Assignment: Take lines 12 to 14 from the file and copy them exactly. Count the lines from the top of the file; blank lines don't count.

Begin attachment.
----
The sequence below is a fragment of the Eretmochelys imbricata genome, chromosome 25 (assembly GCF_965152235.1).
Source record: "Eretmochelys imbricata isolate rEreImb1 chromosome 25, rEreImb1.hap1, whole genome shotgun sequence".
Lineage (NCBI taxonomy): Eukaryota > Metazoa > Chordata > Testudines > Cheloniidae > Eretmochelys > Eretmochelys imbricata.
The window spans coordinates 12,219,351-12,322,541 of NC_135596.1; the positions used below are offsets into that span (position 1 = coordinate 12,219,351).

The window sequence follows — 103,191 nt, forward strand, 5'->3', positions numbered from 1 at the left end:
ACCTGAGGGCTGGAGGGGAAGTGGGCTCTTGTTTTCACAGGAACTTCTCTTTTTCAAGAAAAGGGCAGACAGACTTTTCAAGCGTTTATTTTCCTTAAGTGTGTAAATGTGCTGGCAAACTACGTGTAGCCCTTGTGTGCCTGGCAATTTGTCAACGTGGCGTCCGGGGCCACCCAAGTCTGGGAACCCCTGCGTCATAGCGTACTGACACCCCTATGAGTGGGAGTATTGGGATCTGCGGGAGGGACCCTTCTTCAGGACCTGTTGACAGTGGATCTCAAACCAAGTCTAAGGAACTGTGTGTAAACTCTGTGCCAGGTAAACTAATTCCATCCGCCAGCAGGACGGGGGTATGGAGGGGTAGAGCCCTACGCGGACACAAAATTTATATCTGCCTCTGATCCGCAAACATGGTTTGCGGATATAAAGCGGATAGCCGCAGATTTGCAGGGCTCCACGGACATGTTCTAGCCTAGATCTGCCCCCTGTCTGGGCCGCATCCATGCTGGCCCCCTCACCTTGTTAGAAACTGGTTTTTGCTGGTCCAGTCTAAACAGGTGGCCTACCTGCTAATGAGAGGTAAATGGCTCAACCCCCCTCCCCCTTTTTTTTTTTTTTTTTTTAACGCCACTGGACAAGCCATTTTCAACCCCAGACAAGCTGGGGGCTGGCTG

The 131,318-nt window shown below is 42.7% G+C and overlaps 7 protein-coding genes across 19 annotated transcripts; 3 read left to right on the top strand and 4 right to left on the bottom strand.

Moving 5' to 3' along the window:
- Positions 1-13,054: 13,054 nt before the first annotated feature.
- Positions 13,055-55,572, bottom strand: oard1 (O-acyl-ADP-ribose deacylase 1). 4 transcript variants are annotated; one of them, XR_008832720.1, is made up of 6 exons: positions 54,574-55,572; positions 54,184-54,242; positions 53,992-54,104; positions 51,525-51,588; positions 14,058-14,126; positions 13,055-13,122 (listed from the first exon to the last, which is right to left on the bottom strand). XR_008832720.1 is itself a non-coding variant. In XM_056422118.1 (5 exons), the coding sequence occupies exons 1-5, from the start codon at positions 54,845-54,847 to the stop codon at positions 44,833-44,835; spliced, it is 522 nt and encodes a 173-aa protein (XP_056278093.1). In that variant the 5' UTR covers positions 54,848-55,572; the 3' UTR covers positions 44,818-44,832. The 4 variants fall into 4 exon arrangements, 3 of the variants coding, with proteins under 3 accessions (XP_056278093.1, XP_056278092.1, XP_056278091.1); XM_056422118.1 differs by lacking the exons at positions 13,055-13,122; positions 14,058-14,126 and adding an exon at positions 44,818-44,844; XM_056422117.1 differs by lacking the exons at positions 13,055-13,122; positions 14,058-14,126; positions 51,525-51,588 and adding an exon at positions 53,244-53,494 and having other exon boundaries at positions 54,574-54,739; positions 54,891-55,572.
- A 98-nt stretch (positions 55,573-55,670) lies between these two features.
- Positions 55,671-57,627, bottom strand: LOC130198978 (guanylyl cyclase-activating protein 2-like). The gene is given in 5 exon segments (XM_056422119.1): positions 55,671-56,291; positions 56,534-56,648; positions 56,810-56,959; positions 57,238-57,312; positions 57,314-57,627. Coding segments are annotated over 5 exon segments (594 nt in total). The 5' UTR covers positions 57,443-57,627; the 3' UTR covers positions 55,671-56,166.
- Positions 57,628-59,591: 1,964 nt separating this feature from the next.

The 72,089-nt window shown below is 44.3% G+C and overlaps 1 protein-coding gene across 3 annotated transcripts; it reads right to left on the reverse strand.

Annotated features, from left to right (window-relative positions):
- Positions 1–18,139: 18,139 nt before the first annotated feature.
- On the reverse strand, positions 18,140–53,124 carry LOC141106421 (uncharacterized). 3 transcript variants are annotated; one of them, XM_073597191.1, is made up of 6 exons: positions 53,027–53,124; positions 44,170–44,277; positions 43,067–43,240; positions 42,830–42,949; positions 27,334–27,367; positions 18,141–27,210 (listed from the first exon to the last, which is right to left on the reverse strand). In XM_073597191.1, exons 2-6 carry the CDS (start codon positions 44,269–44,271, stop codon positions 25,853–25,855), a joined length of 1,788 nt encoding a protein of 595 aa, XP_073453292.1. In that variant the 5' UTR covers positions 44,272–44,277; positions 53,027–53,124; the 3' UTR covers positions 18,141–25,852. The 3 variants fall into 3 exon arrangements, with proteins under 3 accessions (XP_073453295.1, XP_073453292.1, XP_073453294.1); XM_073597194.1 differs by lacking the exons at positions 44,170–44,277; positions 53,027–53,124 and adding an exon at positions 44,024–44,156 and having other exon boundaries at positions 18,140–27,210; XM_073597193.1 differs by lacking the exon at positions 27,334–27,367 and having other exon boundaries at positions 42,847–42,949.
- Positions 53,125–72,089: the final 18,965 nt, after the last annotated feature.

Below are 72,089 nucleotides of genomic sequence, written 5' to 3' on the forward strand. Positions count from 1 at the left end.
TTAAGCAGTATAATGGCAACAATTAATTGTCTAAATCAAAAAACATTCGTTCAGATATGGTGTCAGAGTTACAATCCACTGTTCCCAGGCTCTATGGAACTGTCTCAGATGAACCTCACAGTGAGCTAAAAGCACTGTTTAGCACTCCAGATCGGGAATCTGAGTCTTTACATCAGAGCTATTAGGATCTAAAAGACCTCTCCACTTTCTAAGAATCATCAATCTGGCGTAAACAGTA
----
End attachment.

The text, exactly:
- Positions 55,671-57,627, bottom strand: LOC130198978 (guanylyl cyclase-activating protein 2-like). The gene is given in 5 exon segments (XM_056422119.1): positions 55,671-56,291; positions 56,534-56,648; positions 56,810-56,959; positions 57,238-57,312; positions 57,314-57,627. Coding segments are annotated over 5 exon segments (594 nt in total). The 5' UTR covers positions 57,443-57,627; the 3' UTR covers positions 55,671-56,166.
- Positions 57,628-59,591: 1,964 nt separating this feature from the next.

The 72,089-nt window shown below is 44.3% G+C and overlaps 1 protein-coding gene across 3 annotated transcripts; it reads right to left on the reverse strand.